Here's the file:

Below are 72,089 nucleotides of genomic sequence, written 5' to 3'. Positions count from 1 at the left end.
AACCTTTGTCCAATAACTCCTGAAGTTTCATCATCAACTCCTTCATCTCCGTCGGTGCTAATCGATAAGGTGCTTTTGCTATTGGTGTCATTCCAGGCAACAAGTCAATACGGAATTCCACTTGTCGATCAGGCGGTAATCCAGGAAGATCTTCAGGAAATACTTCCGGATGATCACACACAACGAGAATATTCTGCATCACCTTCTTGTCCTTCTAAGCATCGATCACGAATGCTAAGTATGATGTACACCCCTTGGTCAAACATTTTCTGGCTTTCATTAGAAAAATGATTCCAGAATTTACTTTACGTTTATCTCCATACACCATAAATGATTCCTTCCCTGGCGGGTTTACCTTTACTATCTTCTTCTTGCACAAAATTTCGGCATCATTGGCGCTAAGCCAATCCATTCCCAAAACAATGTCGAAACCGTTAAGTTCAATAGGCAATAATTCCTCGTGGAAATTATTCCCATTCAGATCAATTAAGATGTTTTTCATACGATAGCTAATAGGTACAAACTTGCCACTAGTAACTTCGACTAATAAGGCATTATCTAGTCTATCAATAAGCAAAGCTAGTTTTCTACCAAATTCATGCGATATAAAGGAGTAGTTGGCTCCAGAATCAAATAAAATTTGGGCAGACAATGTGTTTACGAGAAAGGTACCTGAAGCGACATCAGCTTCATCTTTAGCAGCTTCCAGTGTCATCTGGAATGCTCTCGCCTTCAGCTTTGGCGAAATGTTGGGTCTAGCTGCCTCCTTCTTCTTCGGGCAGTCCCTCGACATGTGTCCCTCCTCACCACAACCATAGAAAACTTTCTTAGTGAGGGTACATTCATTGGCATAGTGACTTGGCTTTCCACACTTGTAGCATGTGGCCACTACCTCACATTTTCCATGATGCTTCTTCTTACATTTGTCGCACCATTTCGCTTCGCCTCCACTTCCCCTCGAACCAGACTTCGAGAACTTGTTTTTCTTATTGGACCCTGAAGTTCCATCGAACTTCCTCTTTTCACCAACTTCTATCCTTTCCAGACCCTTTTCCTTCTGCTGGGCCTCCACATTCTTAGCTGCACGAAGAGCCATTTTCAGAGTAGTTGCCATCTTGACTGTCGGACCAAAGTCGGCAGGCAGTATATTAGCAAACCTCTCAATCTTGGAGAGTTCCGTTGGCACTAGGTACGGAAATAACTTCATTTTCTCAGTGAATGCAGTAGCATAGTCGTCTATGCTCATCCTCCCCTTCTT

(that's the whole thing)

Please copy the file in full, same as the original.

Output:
Below are 72,089 nucleotides of genomic sequence, written 5' to 3'. Positions count from 1 at the left end.
AACCTTTGTCCAATAACTCCTGAAGTTTCATCATCAACTCCTTCATCTCCGTCGGTGCTAATCGATAAGGTGCTTTTGCTATTGGTGTCATTCCAGGCAACAAGTCAATACGGAATTCCACTTGTCGATCAGGCGGTAATCCAGGAAGATCTTCAGGAAATACTTCCGGATGATCACACACAACGAGAATATTCTGCATCACCTTCTTGTCCTTCTAAGCATCGATCACGAATGCTAAGTATGATGTACACCCCTTGGTCAAACATTTTCTGGCTTTCATTAGAAAAATGATTCCAGAATTTACTTTACGTTTATCTCCATACACCATAAATGATTCCTTCCCTGGCGGGTTTACCTTTACTATCTTCTTCTTGCACAAAATTTCGGCATCATTGGCGCTAAGCCAATCCATTCCCAAAACAATGTCGAAACCGTTAAGTTCAATAGGCAATAATTCCTCGTGGAAATTATTCCCATTCAGATCAATTAAGATGTTTTTCATACGATAGCTAATAGGTACAAACTTGCCACTAGTAACTTCGACTAATAAGGCATTATCTAGTCTATCAATAAGCAAAGCTAGTTTTCTACCAAATTCATGCGATATAAAGGAGTAGTTGGCTCCAGAATCAAATAAAATTTGGGCAGACAATGTGTTTACGAGAAAGGTACCTGAAGCGACATCAGCTTCATCTTTAGCAGCTTCCAGTGTCATCTGGAATGCTCTCGCCTTCAGCTTTGGCGAAATGTTGGGTCTAGCTGCCTCCTTCTTCTTCGGGCAGTCCCTCGACATGTGTCCCTCCTCACCACAACCATAGAAAACTTTCTTAGTGAGGGTACATTCATTGGCATAGTGACTTGGCTTTCCACACTTGTAGCATGTGGCCACTACCTCACATTTTCCATGATGCTTCTTCTTACATTTGTCGCACCATTTCGCTTCGCCTCCACTTCCCCTCGAACCAGACTTCGAGAACTTGTTTTTCTTATTGGACCCTGAAGTTCCATCGAACTTCCTCTTTTCACCAACTTCTATCCTTTCCAGACCCTTTTCCTTCTGCTGGGCCTCCACATTCTTAGCTGCACGAAGAGCCATTTTCAGAGTAGTTGCCATCTTGACTGTCGGACCAAAGTCGGCAGGCAGTATATTAGCAAACCTCTCAATCTTGGAGAGTTCCGTTGGCACTAGGTACGGAAATAACTTCATTTTCTCAGTGAATGCAGTAGCATAGTCGTCTATGCTCATCCTCCCCTTCTT